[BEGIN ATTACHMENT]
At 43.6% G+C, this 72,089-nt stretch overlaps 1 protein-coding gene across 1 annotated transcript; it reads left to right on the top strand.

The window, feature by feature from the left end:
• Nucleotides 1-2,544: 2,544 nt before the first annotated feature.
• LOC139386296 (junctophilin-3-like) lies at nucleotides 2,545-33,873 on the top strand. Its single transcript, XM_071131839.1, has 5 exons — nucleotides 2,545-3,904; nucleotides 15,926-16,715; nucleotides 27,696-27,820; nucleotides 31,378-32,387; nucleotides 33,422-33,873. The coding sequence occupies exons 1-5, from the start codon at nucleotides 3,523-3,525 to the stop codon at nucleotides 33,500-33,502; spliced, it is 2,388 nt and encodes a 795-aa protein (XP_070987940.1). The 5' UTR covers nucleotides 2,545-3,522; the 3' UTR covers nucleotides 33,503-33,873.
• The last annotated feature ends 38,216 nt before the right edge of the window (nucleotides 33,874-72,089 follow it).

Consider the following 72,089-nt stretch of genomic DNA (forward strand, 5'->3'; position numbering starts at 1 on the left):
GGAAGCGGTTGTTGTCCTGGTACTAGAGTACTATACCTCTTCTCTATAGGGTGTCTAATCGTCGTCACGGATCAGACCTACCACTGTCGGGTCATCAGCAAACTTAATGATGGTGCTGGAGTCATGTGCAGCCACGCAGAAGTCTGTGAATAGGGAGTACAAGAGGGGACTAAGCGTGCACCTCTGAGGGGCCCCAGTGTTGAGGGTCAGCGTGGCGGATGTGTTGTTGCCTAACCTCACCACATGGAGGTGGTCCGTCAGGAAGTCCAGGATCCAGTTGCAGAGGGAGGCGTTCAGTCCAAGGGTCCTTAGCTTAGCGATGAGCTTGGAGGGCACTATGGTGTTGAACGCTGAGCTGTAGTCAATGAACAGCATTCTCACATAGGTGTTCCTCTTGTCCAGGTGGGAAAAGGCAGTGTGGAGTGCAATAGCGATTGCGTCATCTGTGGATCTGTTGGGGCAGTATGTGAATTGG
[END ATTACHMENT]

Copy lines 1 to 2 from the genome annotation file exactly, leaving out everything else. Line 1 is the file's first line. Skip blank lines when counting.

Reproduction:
At 43.6% G+C, this 72,089-nt stretch overlaps 1 protein-coding gene across 1 annotated transcript; it reads left to right on the top strand.

The window, feature by feature from the left end: